“After my mom died, I came up with this idea that I felt would get a lot of support because my mother was so beloved by eventing and the community,” Sarah says. “And everyone has some connection to breast cancer: a mother, a sister, a daughter, a grandmother, a friend. It has no bounds.”
When the initiative launched it was largely dependent on pledges and donations but has since adopted a more diversified approach. Today there’s a place for everyone to participate during the July event, whether it’s contesting the Rebecca Farm to Market 5K Fun Run, making a $10 parking donation or bidding in a silent auction.
The Halt Cancer at X Challenge, featuring slightly rusty celebrity eventers, has become a big crowd-pleaser. This year, representatives from the USEA, USEF and Rebecca Farm faced off in a wildly entertaining, superhero-costumed mini-event held after each day’s competition.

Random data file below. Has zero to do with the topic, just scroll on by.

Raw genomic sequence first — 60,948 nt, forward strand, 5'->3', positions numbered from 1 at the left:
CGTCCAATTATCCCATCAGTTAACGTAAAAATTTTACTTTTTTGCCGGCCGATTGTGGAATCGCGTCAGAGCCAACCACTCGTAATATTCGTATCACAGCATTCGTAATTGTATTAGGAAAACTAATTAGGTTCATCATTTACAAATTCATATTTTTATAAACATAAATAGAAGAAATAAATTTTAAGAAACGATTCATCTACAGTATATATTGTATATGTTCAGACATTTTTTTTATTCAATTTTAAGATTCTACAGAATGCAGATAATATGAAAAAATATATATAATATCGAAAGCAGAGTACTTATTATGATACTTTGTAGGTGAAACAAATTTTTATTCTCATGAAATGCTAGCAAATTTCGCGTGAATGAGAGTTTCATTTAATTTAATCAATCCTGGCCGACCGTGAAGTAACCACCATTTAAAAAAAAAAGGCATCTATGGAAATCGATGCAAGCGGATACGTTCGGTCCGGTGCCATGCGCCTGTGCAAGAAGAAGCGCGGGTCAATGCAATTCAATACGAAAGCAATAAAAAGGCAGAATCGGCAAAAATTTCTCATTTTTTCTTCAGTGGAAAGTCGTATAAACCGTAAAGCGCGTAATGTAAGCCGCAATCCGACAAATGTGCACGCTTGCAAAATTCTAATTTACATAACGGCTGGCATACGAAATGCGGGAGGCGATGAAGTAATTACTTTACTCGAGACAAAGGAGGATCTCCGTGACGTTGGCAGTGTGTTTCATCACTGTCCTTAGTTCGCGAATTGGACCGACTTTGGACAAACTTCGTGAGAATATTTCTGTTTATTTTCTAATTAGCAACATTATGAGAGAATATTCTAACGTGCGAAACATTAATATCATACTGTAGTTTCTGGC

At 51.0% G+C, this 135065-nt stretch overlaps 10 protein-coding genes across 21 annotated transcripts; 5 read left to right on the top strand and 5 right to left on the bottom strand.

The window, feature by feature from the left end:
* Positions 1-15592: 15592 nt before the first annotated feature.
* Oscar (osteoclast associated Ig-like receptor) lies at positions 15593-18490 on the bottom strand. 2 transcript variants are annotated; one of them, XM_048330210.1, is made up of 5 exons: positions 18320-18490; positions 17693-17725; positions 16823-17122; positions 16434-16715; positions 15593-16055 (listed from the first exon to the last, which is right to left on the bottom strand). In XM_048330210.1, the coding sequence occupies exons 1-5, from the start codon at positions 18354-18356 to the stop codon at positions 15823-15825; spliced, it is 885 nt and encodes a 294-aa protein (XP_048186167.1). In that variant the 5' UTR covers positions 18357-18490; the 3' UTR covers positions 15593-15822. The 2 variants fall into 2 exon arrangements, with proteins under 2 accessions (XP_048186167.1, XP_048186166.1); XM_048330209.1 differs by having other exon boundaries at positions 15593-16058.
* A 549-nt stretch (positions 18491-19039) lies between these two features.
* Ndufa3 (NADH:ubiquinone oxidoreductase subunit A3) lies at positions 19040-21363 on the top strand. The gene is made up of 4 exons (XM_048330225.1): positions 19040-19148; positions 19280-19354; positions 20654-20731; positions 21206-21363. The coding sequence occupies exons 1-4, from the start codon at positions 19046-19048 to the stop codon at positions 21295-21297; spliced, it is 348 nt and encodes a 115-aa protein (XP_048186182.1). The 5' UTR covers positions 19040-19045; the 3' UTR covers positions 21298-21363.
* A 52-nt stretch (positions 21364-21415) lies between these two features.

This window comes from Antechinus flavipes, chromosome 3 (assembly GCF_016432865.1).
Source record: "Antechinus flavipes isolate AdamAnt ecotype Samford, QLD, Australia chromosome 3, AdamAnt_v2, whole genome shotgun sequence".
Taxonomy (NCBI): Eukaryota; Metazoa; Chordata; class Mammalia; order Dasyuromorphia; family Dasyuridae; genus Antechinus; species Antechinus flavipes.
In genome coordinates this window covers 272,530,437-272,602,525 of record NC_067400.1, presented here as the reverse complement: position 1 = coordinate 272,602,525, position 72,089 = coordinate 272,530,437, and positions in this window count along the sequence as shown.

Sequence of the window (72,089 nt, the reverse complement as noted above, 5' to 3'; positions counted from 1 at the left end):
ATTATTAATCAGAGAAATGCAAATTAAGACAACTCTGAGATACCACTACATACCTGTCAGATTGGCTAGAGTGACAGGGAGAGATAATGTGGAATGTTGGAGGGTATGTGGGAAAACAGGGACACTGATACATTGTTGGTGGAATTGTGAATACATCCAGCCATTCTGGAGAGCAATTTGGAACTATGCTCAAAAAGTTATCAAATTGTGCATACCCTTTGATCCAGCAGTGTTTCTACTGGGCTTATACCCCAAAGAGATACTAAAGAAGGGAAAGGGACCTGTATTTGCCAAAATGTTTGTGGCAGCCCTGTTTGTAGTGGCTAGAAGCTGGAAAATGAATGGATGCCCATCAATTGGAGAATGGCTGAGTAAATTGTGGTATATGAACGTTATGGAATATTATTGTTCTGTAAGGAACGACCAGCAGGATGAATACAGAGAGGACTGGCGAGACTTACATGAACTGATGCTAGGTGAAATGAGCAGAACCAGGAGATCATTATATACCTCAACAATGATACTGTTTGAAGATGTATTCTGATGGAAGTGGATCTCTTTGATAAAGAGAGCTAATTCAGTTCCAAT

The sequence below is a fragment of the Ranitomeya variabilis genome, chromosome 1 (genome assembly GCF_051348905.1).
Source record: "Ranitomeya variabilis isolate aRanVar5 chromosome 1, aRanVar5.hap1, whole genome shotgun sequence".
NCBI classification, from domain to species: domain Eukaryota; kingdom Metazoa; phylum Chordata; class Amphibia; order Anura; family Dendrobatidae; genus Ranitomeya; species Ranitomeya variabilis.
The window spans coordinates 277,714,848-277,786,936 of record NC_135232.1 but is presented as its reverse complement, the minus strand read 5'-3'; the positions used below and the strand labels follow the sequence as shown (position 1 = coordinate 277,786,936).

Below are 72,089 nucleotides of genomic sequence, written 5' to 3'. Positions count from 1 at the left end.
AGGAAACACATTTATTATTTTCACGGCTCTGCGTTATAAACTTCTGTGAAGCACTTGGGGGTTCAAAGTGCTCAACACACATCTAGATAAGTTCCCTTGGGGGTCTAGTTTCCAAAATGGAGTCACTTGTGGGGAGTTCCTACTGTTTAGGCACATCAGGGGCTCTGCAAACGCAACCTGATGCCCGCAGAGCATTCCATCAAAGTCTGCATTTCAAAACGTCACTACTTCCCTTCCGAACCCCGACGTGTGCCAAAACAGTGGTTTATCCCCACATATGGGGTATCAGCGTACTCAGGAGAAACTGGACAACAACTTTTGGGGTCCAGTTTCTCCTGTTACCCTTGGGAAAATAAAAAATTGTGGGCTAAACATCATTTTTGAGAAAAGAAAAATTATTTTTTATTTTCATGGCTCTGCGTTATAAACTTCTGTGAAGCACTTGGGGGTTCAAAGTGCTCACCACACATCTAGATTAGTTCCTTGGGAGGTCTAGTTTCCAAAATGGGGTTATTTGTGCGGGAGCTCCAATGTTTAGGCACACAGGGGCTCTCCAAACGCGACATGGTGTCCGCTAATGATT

Admittedly, the rules were a bit hazy: It’s a three-phase eventing competition— that much is clear—but in this case it was more of an interactive sport. Spectators’ on-the-spot donations went toward coercing the competitors into completing tasks (removing one’s shirt during the dressage test, for instance) or adding/subtracting points from their score.
“It’s taken on a life of its own,” says Sarah, who helped lead Team Rebecca to victory in this year’s challenge. Dressed as Wonder Woman, she and Bert “Thor” Wood were the only pair that didn’t take a spill cross country and their final showjumping trick was jumping the awards podium. “We’re just out there having fun.”
“Halt Cancer at X continues to be very successful,” Sarah says. “I’m awed by the whole thing and the way people have come together to support it.”
Becky’s spirit permeates Rebecca Farm, especially during the one week in July each year when eventers and eventing enthusiasts from around the country flock there to revel in the sport they love. And for the Broussard family and those who knew Becky, the event is more than a competition—it’s a celebration of her life.